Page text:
The results of an eye-tracking experiment designed to study a violation of revealed preference predicted by salience theory are reported. Specifically, individuals will choose a low quality good with a low price level and a high quality good with a high price level, despite the price of the quality premium being held constant. Subjects exhibited a significant numbers of such preference reversals (16.12% of decisions). However, the eye-tracking hypotheses, designed to test the underlying mechanism of salience theory, are all rejected. The implications for salience theory are discussed. More reversals were observed with hypothetical than incentivized choice (22.11% vs. 10.12% of decisions).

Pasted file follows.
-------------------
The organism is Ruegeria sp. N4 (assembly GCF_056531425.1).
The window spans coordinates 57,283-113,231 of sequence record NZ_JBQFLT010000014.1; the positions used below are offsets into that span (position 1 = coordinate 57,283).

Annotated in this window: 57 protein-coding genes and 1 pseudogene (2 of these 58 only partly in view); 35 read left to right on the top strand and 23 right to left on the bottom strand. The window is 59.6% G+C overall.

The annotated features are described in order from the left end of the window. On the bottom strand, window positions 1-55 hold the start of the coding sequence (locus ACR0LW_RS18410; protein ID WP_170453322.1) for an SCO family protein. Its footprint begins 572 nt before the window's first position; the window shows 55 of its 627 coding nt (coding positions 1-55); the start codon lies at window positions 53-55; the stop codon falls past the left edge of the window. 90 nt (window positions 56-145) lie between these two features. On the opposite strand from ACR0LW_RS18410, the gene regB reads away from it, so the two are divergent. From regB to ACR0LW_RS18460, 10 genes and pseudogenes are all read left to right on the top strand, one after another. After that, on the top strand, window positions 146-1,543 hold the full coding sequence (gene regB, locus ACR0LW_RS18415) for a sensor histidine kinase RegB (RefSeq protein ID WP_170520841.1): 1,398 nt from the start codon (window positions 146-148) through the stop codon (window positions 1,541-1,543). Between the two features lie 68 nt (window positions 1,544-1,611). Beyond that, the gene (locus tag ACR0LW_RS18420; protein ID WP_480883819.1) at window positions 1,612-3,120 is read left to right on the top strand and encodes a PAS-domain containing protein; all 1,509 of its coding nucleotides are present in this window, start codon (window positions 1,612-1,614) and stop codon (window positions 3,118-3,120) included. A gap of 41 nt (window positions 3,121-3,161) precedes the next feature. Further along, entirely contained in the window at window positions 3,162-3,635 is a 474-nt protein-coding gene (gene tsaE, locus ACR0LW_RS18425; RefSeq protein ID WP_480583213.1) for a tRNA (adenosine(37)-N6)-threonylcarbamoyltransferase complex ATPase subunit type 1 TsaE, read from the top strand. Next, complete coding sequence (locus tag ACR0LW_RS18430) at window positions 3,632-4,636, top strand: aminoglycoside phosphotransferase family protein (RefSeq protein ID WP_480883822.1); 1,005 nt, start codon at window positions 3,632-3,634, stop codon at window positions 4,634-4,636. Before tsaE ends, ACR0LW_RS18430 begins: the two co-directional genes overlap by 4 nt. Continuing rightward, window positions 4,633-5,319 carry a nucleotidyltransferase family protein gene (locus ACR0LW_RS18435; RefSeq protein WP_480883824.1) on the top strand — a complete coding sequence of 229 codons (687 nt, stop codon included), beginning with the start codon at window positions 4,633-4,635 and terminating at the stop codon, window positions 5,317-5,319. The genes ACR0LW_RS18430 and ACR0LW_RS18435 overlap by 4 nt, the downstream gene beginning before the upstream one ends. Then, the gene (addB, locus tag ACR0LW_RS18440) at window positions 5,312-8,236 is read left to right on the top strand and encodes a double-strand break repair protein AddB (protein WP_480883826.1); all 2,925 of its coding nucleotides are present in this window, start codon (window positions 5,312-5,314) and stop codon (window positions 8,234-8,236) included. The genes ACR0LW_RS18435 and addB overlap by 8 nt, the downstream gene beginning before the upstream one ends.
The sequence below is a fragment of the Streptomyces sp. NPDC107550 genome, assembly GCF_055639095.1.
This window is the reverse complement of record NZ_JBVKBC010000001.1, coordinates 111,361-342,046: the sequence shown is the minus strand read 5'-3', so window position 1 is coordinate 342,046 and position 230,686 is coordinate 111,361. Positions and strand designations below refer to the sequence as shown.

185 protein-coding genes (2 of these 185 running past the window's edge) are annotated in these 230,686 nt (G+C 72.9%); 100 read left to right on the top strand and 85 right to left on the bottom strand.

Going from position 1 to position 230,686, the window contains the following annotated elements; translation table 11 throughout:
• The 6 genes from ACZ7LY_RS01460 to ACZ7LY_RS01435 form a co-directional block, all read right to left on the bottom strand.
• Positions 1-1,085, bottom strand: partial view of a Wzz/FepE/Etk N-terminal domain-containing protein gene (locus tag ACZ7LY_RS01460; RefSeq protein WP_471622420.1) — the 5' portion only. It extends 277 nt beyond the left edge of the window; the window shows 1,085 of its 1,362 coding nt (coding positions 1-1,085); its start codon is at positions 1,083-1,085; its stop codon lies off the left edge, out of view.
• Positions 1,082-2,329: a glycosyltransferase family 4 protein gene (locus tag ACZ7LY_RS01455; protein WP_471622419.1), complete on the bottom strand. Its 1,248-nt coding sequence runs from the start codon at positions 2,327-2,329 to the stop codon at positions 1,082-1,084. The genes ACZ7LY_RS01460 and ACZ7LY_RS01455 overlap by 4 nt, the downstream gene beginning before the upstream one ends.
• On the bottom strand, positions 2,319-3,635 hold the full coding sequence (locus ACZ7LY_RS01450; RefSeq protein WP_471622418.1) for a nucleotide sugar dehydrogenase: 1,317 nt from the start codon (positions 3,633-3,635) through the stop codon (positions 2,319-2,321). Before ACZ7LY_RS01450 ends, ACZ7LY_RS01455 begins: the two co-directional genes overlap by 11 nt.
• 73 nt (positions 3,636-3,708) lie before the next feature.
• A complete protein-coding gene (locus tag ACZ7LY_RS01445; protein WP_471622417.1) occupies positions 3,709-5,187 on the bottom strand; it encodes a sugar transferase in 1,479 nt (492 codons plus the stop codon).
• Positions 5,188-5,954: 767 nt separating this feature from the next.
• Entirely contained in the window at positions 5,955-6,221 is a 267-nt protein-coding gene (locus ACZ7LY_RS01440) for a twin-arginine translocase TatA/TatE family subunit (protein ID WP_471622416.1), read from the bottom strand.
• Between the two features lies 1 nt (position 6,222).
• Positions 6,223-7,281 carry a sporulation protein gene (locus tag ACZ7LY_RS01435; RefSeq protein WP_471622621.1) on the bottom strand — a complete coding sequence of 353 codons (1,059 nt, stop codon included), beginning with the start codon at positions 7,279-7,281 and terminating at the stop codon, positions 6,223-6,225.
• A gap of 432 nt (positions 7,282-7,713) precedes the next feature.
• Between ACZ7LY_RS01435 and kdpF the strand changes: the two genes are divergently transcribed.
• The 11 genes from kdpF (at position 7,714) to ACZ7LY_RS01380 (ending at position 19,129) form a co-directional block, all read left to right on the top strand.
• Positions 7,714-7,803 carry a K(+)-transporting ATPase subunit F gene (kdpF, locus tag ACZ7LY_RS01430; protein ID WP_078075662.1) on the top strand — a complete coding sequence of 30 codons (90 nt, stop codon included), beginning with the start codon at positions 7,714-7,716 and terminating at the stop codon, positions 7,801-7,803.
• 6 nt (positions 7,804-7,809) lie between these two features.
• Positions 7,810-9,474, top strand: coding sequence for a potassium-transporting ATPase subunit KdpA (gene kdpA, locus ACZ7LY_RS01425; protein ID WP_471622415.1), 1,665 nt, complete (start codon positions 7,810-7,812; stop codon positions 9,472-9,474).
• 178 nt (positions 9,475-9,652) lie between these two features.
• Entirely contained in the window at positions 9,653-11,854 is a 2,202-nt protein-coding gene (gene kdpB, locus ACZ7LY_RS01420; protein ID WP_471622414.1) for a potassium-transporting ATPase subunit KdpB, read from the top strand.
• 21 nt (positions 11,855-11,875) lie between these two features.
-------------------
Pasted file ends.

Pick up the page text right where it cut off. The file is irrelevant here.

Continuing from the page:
|Place of Publication||Copenhagen|
|Publisher||Department of Economics. University of Copenhagen|
|Number of pages||33|
|Publication status||Published - 2015|